litigation in an attempt to thwart a legitimate investigation into its 
financial dealings," James said. "Thus far in our investigation, we have 
uncovered significant evidence that suggests Donald J. Trump and the Trump 
Organization falsely and fraudulently valued multiple assets and misrepresented 
those values to financial institutions for economic benefit."

   Although James' civil investigation is separate from the criminal 
investigation, her office has been involved in both, dispatching several 
lawyers to work side-by-side with prosecutors from the Manhattan D.A.'s office.

   James' office said that under state law, it could seek "a broad range of 
remedies" against companies found to have committed commercial fraud, 
"including revoking a license to conduct business within the state, moving to 
have an officer or director removed from board of directors, and restitution 
and disgorgement of ill-gotten gains."

   In the court papers, James' office said evidence shows that Trump's company:

   -- Listed his Seven Springs estate north of New York City as being worth 
$291 million, based on the dubious assumption that it could reap $161 million 
from building nine luxury homes.

   -- Added a "brand premium" of 15% to 30% to the value of some properties 
because they carried the Trump name, despite financial statements explicitly 
stating they didn't incorporate brand value.

   -- Inflated the value of a suburban New York golf club by millions of 
dollars by counting fees for memberships that weren't sold or were never paid.

   -- Valued a Park Avenue condominium tower at $350 million, based on proceeds 
it could reap from unsold units, even though many of those apartments were 
likely to sell for less because they were covered by rent stabilization laws.

   -- Valued an apartment being rented to Ivanka Trump at as high as $25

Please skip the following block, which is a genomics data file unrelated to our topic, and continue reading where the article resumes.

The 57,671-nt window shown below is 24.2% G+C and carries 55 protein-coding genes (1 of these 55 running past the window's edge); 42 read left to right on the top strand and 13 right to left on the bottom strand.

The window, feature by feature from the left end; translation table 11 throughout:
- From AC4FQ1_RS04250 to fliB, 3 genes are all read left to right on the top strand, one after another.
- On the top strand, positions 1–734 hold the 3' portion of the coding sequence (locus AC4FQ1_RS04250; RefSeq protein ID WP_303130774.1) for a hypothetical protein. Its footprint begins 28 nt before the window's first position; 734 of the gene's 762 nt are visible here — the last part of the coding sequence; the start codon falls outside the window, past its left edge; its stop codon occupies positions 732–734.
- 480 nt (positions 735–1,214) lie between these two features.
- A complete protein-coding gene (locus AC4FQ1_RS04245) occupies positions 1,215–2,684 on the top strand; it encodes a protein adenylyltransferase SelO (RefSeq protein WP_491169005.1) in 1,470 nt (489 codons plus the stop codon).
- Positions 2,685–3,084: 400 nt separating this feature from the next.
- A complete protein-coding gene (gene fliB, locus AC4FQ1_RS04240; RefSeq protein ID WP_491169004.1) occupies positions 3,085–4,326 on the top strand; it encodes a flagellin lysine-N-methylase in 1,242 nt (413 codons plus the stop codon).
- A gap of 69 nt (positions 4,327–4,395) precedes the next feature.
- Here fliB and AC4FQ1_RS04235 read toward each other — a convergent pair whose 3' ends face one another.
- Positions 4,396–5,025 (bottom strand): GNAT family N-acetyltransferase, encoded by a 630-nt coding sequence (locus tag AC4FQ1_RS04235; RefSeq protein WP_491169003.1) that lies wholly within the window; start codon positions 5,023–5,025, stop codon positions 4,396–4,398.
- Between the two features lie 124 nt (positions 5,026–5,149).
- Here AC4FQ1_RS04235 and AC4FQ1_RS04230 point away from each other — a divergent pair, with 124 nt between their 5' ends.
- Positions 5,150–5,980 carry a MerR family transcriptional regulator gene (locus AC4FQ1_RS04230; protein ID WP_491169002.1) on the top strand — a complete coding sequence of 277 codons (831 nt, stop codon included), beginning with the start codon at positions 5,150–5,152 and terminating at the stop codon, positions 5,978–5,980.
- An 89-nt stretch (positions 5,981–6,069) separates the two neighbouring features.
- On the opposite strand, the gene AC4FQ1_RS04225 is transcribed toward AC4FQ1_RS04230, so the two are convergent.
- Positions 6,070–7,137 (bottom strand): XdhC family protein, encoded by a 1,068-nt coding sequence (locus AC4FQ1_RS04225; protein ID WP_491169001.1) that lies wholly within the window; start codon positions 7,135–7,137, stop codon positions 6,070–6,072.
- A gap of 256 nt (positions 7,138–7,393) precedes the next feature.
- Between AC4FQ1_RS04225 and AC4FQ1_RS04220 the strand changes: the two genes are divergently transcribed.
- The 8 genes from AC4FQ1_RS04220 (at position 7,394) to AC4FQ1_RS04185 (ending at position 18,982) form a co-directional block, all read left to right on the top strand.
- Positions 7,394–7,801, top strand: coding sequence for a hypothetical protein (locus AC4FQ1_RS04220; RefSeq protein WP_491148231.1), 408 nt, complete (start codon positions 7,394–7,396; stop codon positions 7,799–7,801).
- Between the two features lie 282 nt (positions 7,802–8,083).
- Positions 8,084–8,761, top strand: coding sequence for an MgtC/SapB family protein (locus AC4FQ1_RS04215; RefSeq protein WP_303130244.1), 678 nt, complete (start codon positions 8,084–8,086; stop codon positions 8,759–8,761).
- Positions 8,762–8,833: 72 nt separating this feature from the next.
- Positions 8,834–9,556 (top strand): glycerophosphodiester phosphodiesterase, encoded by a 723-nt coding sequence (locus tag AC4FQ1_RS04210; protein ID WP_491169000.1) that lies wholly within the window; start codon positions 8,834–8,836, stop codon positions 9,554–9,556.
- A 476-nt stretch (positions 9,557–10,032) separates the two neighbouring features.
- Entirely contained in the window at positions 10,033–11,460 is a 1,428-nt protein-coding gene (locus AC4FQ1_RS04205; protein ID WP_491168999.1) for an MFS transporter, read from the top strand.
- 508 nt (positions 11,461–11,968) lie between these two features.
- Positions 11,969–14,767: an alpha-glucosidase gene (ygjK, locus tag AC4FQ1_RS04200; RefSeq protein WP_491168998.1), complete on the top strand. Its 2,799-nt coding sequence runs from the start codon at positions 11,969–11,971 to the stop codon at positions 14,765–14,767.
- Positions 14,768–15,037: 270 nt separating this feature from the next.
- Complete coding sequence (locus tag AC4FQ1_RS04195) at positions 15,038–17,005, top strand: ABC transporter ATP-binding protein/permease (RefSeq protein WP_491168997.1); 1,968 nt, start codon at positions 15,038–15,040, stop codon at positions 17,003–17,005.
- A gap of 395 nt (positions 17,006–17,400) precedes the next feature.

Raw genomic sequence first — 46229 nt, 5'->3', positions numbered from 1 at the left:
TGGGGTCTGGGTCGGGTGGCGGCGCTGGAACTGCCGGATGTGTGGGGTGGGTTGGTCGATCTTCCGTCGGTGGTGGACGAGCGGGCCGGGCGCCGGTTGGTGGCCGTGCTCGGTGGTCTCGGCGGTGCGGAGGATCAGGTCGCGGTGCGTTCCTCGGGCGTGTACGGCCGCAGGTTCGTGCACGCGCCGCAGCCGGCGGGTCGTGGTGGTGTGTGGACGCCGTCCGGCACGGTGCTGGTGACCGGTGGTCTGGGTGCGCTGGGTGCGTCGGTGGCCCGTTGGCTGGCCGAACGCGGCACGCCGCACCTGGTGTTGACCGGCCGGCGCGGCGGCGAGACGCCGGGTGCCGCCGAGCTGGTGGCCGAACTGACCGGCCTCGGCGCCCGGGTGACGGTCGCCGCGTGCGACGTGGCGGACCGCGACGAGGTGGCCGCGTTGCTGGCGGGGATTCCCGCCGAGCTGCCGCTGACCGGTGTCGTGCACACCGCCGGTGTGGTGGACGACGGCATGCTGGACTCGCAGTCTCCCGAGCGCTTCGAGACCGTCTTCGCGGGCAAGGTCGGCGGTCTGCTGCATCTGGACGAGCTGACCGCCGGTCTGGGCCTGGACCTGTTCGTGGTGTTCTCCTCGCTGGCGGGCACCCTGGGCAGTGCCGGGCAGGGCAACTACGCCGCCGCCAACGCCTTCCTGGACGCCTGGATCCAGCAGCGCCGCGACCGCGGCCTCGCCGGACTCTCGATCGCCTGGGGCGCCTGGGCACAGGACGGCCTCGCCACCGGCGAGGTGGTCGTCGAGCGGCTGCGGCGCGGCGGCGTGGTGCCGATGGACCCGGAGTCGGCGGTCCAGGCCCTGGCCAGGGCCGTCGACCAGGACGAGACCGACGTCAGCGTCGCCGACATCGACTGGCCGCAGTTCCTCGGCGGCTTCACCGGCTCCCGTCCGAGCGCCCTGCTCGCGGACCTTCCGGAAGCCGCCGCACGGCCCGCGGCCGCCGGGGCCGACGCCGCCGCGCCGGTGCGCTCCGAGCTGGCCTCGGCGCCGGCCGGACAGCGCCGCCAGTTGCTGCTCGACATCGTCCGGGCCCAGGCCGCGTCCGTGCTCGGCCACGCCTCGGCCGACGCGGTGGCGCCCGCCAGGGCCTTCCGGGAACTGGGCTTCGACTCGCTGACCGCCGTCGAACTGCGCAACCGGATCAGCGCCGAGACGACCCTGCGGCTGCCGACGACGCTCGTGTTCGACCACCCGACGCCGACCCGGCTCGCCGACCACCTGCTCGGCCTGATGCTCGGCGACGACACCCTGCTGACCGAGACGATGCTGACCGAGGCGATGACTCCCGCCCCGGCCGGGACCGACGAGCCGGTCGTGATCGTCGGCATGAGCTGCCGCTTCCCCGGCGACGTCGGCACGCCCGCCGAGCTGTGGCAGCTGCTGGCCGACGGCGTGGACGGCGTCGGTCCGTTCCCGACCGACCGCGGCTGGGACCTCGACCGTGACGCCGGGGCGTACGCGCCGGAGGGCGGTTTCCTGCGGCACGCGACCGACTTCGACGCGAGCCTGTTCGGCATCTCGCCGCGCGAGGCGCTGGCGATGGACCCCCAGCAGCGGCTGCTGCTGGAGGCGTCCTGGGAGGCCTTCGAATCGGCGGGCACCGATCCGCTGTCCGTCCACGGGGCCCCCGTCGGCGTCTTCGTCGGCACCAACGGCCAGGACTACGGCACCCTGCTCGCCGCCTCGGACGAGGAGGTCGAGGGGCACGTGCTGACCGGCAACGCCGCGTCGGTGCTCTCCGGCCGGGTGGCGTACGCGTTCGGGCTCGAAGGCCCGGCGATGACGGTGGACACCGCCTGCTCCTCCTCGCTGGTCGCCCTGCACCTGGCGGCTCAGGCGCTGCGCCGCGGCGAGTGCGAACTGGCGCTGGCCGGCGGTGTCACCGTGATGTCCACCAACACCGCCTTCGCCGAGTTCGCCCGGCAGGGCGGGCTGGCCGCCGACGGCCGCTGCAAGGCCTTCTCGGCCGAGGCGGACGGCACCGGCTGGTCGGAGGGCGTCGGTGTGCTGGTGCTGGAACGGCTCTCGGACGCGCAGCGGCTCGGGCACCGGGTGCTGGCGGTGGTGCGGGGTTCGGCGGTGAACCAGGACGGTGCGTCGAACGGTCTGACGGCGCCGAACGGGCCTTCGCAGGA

million, even though she had an option to buy it for $8.5 million.

   -- Said in documents that its stake in an office building, 40 Wall Street, 
was worth $525 million to $602 million -- between two to three times the 
estimate reached by appraisers working for the lender Capital One.

   One judge has previously sided with James on an earlier request to question 
another Trump son, Trump Organization executive Eric Trump, who ultimately sat 
for a deposition but declined to answer some questions.

   Last year, the Manhattan district attorney brought tax fraud charges against 
the Trump Organization and Weisselberg, its longtime chief financial officer.

   Weisselberg pleaded not guilty to charges alleging he and the company evaded 
taxes on lucrative fringe benefits paid to executives.

   Both investigations are at least partly related to allegations made in news 
reports and by Trump's former personal lawyer, Michael Cohen, that Trump had a 
history of misrepresenting the value of assets.

   The disclosures about the attorney general's investigation came the same day 
as Trump ally Rudy Giuliani and other members of the legal team that had sought 
to overturn the results of the 2020 presidential election were subpoenaed by a 
House committee investigating the U.S. Capitol insurrection.